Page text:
Value Line has initiated coverage of Pattern Energy Group, Inc. (PEGI) in its flagship product, The Value Line Investment Survey. The San Francisco-based company owns interests in ten wind power projects located throughout the United States, Canada, and Chile. These platforms utilize proven, best-in-class technology and have a total owned capacity of 1,255 MW, consisting of six operating projects and four projects under construction. Its strategy is to focus on purchasing and maintaining power businesses with stable long-term cash flows, in attractive markets, that possess potential for continued growth.

Pattern Energy anticipates that its four construction projects will all commence commercial operations prior to the end of the fourth quarter of 2014. Each of these ventures has contracted to sell all or a majority of its output pursuant to a long-term, fixed-price power sale agreement with a creditworthy counterparty. Furthermore, ninety-three percent of the electricity to be generated by PEGI’s projects will be sold under these power sale agreements, containing a weighted average remaining contract life of approximately 18 years. Like many utility companies, Power Energy has its sights on generating the highest possible dividend yield for its shareholders. Thus, management has indicated the company’s target payout ratio will remain around 80% of cash flow.

PEGI competes with other wind power, infrastructure funds, renewable energy companies, and conventional power companies, to acquire profitable, construction-ready operating projects. In addition, competitive conditions may be substantially affected by various forms of energy legislation and regulation considered from time to time by federal, state, provincial, and local legislatures and administrative agencies. Such laws and regulations may considerably increase the costs of acquiring and constructing operating ventures. Finally, Pattern Energy must also face the realization that some of its peers may be better able to adapt to and operate under such laws and regulations in a more-efficient and profitable manner.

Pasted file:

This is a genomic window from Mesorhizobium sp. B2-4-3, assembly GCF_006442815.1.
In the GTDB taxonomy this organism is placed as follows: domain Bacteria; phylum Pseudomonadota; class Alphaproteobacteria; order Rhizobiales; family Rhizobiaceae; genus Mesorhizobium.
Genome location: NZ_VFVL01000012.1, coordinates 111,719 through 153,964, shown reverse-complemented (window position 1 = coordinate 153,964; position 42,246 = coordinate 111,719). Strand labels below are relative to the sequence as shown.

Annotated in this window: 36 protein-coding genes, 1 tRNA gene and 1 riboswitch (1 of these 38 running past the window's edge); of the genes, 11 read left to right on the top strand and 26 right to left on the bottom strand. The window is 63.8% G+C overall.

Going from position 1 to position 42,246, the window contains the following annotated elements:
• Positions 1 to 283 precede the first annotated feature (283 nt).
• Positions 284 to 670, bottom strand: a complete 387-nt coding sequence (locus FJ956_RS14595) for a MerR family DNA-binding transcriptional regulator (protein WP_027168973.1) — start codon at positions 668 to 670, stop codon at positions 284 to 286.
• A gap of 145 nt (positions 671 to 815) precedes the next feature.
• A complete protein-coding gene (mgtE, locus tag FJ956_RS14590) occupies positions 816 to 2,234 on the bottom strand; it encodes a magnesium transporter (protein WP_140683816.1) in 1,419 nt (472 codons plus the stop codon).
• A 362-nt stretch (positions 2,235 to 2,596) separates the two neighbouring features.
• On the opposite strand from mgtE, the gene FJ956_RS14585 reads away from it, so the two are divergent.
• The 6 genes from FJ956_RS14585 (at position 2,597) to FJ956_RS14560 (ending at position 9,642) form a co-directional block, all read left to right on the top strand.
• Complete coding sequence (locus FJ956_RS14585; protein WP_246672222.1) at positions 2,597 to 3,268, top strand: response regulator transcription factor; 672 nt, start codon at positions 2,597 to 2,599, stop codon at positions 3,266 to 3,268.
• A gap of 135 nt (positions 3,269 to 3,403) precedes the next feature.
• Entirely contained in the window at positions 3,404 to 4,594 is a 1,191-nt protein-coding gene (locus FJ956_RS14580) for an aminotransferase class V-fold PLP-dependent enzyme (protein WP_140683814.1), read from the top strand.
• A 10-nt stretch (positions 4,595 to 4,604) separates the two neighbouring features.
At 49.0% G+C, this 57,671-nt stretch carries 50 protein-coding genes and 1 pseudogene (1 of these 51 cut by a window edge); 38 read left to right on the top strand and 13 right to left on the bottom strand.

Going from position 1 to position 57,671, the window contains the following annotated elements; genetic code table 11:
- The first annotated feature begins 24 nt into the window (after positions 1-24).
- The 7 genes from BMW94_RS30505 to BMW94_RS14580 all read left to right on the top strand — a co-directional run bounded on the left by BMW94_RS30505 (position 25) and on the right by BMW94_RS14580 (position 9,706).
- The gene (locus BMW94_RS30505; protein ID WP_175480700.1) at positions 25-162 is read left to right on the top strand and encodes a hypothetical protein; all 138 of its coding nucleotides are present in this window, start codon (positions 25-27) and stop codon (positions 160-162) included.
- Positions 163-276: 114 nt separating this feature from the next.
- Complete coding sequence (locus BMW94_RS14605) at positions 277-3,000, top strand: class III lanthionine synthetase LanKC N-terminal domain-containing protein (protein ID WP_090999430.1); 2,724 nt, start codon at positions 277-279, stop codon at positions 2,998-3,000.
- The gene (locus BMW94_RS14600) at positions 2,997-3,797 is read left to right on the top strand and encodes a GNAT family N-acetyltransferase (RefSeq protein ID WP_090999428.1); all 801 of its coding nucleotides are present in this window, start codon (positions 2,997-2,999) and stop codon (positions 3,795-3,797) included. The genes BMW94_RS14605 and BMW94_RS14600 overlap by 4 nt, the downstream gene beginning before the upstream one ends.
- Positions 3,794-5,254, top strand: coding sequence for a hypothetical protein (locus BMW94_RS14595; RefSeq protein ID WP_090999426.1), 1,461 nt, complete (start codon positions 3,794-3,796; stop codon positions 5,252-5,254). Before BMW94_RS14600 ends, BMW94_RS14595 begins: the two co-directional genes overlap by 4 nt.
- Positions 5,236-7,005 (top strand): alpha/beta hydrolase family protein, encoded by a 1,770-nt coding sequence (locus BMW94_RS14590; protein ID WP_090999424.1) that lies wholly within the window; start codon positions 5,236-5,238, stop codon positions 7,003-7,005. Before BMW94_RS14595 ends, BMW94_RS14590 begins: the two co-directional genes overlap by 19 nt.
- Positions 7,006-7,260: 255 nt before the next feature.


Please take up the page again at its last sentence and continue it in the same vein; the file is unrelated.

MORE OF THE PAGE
Although it does not face much direct competition in a traditional sense, the company squares off against any business delivering bids for energy investment projects. PEGI sells its electricity and environmental attributes primarily to local utilities under long-term, fixed-price arrangements or, in limited instances, local liquid ISO markets. For the year ended December 31, 2013, Manitoba Hydro, San Diego Gas & Electric, Pacific Gas and Electric Company (PGC), and Electric Reliability Council of Texas accounted for 18%, 17%, 15% and 12%, respectively, of its total revenue.

The company recently completed its initial public offering. On September 26, 2013 Pattern Energy sold 18.4 million shares to the public at an average price of roughly $22.00 per share. Several months after the IPO, the equity’s price surged to around $31.00, but has since fallen back down to Earth some. That said, the issue, on average, continues to trade about 25% higher than it did during its debut.

PEGI’s top- and bottom-line prospects appear intact. It already has six power plants up-and-running, with the additional four units coming aboard by the end of this year. The key here remains that each plant’s electrical output is already spoken for, as businesses (primarily utility companies) have reached terms with Pattern Energy to purchase a bulk of its electricity at a solid, fixed rate. Moreover, the fact that these deals have an average life of nearly two decades augurs well for this energy provider, since long-term contracts allow for greater revenue and profit stability over the long haul.

It is important to note that at present solely Class A shareholders are entitled to the company’s distributions. However, on January 31, 2014 all Class B shares will be converted to Class A stock on a one-for-one basis.

All told, subscribers interested in this energy provider are advised to consult Value Line’s quarterly reports for Pattern Energy Group, Inc., as well as any supplemental reports and relevant articles as important news items arise.

At the time of this article’s writing, the author did not have positions in any of the companies mentioned.